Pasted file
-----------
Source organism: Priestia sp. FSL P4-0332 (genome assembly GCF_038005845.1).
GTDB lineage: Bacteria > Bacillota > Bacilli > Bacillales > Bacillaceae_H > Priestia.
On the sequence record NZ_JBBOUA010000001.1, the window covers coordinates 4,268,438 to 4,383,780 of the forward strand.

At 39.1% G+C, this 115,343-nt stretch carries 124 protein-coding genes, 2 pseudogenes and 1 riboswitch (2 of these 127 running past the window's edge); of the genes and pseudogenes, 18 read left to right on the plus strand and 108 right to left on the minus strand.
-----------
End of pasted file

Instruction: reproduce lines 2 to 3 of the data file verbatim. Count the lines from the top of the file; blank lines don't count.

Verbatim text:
GTDB lineage: Bacteria > Bacillota > Bacilli > Bacillales > Bacillaceae_H > Priestia.
On the sequence record NZ_JBBOUA010000001.1, the window covers coordinates 4,268,438 to 4,383,780 of the forward strand.